Royal Canadian Legion
Branch 63
Saskatoon, Saskatchewan​
Branch History

Branch membership of a few hundred in the first two decades rose rapidly following World War II, reaching a peak of approximately 1500 in the 1950’s.  It is significant to note that several members moved up from branch Executive position to higher office with Provincial Command.  Two of these achieved noteworthy positions.  Mr. Justice Mervyn Woods rose to Provincial President (1955-57) followed by election to Dominion President (1960-62).

Gordon Blair joined Branch #63 in 1948 while attending University of Saskatchewan.  He practised law first in Saskatoon and then in Ottawa.  He continued Legion work over the years and was Chairman of the Constitution and Laws Committee, Dominion Command (1963-84).  In 1994 he was asked to become Grand President of the Royal Canadian Legion, an honour he held until his death in 2006.

Membership has declined in the past 10 years due to deaths, non-renewals and now stands at under 300 including Life Members.


For many years the Saskatoon Poppy campaign had its headquarters in Branch #63.  The 3 local branches along with the Army, Navy, Air Force Veterans and local cadet groups have participated in the Poppy Campaign, each responsible for a particular area of the city.  Since 2004 the campaign headquarters has been moved to Branch #362.

The foundation for Saskatoon Branch #63 of the Royal Canadian Legion, is The Great War Veterans Association of Canada, chartered April 24, 1919.  This went on to become the Canadian Legion of the British Empire Service League which was established October 23, 1926.  The first president was Dr. W. A. Carrothers.

The initial home of the branch was located at 4th Avenue and 21st Street.  There are no buildings remaining on this corner from that time period.  By 1929 membership had grown to the point where a larger building was needed.  Work commenced that spring and the building at 315 – 19th Street East was opened and the first meeting was held in December 1929.  An addition to the building was completed in 1972, adding a smaller hall, kitchen, boardroom and larger office.  That location was in continuous use until the early part of 2007.  Due to rising upkeep, utility costs and declining membership, along with a generous offer from a developer, the property was sold in early 2006.  It was at this time that the current location, 606 Spadina Crescent West was purchased.  

A Ladies Auxiliary to the Branch was formed and the Charter received May 26, 1931.  The hard work of the Auxiliary members over the years – catering, Tea and Bake sales – contributed many thousands of Dollars to the Welfare of the Branch, one highlight, for many years, a dinner was hosted for all Veterans, whether Legion members or not, in the afternoon of November 11th.  The crowd filled the large upstairs hall.  The afternoon concluded with the Branch Chorus leading the singing of Old Wartime Favourites.  Due to declining numbers, the Ladies Auxiliary was disbanded in May 1999.  May we, the members of Branch #63, be ever indebted to the Ladies Auxiliary members for their devotion and loyalty to the branch over the period of 68 years.  THANK YOU LADIES FOR ALL YOUR SUPPORT.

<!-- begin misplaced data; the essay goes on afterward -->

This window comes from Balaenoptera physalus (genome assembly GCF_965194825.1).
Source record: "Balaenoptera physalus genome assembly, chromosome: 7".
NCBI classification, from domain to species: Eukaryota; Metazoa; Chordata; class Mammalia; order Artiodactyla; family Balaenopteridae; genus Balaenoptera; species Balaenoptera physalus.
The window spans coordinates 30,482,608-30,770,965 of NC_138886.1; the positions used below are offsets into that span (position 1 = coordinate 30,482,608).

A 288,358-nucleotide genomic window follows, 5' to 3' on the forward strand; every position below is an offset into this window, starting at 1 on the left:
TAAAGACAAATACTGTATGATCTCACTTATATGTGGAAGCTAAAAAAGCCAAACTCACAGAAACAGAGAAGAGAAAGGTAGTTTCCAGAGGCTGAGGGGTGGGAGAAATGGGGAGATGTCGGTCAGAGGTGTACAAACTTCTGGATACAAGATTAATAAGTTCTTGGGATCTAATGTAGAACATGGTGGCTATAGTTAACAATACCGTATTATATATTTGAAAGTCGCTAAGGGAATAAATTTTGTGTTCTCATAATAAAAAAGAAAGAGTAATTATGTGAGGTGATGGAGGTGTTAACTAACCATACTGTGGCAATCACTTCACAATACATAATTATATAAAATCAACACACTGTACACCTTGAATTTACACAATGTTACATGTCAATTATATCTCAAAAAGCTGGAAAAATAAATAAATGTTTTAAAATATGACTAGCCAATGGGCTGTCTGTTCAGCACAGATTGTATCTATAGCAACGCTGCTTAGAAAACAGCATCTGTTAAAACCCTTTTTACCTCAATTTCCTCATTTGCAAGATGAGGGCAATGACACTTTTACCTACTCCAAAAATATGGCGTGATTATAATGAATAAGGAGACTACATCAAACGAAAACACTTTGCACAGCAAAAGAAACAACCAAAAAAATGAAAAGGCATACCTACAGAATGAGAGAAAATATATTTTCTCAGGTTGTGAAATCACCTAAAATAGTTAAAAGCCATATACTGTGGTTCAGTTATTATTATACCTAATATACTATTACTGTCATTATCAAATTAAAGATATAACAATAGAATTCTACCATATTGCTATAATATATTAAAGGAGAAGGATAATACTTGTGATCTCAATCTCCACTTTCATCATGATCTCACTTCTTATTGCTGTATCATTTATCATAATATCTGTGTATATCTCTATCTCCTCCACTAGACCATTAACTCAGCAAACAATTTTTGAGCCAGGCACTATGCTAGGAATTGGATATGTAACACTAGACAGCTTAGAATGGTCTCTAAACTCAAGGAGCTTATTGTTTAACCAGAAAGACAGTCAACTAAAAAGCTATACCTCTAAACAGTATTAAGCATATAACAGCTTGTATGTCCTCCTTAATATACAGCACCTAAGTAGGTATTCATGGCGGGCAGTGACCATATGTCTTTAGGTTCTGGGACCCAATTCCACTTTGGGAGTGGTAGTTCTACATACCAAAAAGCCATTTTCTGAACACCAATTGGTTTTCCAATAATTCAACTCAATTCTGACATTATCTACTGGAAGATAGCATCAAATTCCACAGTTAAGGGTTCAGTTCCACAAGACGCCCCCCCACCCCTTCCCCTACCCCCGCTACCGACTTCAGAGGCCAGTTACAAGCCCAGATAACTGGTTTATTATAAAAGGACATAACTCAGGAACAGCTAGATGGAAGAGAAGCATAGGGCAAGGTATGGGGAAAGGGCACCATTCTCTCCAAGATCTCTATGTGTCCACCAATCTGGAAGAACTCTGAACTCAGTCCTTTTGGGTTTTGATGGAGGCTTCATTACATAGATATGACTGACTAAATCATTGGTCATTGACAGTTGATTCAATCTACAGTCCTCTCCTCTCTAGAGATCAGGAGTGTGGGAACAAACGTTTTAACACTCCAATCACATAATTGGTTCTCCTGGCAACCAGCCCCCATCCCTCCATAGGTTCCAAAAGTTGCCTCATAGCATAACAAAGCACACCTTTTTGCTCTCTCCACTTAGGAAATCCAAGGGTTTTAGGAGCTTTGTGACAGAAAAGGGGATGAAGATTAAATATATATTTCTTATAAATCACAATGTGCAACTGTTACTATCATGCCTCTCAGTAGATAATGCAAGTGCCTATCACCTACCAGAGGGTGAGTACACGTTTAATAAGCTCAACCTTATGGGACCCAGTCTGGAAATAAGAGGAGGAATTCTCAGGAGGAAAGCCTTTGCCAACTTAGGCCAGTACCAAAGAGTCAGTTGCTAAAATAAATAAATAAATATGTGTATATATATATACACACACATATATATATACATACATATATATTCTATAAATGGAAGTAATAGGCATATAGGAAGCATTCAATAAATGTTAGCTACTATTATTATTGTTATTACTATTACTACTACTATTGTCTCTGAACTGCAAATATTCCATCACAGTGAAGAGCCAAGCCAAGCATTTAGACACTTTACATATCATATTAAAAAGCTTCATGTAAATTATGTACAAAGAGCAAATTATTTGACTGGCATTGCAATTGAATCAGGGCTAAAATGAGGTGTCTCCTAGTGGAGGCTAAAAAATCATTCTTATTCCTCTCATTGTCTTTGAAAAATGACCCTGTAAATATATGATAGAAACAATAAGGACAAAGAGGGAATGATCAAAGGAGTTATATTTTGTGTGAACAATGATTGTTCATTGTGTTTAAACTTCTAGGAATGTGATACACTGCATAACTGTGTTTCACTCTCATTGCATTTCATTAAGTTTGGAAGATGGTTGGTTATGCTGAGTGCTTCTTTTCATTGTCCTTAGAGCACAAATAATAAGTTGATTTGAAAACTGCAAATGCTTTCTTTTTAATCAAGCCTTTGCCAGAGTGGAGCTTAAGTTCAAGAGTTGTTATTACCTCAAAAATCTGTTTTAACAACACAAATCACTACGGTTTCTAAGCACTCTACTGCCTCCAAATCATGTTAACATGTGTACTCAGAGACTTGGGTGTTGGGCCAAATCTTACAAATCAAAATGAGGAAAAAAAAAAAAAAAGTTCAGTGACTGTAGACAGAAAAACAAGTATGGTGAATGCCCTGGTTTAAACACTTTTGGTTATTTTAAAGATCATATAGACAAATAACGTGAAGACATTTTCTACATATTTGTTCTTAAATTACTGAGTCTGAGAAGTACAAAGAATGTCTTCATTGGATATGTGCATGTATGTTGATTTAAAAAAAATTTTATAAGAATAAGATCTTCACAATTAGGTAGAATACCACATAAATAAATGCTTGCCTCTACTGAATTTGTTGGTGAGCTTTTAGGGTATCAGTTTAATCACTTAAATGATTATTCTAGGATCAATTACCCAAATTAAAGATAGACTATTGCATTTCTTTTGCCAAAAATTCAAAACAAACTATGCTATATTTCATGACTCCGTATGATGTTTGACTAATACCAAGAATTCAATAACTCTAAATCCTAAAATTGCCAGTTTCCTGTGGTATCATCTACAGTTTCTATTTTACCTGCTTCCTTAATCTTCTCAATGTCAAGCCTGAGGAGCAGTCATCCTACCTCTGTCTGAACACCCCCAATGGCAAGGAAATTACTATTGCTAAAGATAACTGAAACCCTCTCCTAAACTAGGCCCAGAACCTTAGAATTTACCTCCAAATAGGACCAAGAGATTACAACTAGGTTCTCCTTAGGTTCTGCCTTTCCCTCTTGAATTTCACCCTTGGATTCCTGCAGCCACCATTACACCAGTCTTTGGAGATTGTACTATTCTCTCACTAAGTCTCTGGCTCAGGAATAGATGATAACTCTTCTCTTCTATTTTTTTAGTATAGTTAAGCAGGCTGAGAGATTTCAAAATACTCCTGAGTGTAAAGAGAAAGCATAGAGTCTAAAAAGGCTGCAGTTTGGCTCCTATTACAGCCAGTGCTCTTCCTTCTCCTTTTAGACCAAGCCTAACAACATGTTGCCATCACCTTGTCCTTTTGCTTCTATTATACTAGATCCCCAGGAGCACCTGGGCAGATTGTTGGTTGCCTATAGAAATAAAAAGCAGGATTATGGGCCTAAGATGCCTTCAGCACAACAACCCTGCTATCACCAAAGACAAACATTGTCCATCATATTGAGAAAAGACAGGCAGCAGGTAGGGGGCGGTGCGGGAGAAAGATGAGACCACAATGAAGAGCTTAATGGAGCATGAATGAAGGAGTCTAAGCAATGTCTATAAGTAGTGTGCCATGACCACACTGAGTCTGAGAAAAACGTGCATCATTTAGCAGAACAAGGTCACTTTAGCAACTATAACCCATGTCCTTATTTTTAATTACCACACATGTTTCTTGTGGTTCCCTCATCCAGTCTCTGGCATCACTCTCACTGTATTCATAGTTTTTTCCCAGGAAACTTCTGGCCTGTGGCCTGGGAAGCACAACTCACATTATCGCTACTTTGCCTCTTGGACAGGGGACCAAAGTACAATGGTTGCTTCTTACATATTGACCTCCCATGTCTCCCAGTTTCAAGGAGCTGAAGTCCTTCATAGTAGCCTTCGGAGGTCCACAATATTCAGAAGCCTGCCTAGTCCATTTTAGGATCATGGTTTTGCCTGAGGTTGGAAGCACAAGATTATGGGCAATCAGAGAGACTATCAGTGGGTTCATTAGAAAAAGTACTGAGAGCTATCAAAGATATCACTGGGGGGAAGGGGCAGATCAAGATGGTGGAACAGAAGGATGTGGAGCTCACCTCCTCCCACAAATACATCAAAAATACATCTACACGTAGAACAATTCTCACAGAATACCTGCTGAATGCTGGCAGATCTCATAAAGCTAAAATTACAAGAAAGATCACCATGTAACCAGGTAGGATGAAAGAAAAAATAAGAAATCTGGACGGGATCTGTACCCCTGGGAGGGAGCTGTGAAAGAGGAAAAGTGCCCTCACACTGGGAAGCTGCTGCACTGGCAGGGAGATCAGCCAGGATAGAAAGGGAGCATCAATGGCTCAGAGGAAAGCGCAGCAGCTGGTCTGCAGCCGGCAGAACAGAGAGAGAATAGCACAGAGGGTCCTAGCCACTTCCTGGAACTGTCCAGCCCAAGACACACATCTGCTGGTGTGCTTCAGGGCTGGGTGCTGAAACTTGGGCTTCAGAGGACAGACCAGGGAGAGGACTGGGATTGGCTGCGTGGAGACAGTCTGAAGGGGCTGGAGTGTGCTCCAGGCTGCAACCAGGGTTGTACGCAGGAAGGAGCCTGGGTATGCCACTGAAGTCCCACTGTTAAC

Another annual event of many years, put on by the Ladies Auxiliary was a dinner on April 9th.  This was to honour all remaining Veterans of the WWI Battle for Vimy Ridge.  WE WILL REMEMBER THEM!!!

Royal Canadian Legion Branch 63 building from 1929 until 2009
During the depression years (1930’s) unemployment was high.  Branch Executive actively lobbied to persuade employers to give preference to unemployed veterans when hiring for the few jobs available.
A male vocal chorus was formed in March 1932, with 44 members.  The chorus performed many concerts over the next 32 years before it disbanded.  That must have been an awesome sight, not to mention the sound.  It is unfortunate, that many did not get to see or hear them.  
The Second World War years (1939-1945) saw the branch supporting Provincial and Dominion Command in lobbying the Federal Government to ensure adequate benefits for the returning Veterans.  The branch worked with Department of Veterans Affairs to have them purchase a 200 acre parcel of land to establish a community of ½ acre small holdings (Montgomery Place) on Saskatoon’s west side for Veterans.    
Branch members were active in urging the Federal Government to allow the Older (WWI) Veterans to form a home defence unit, the purpose being to guard against suspected enemy aliens involved in subversive activities.  NOTHING LIKE SPYING ON YOUR NEIGBOUR!!!!!
The Branch also supported and promoted the war bond drives.  One had to wonder how much money was put into these.
During the war years, the large dance floor in the upstairs hall was a popular place with Service Men and Women stationed in Saskatoon and area during the war.  OH!! IF THOSE FLOORBOARDS COULD TALK, WHAT STORIES THEY MIGHT HAVE TO TELL.
A highlight-and challenge- for the branch was hosting the 1948 Dominion Convention.  Some 1900 Delegates attended.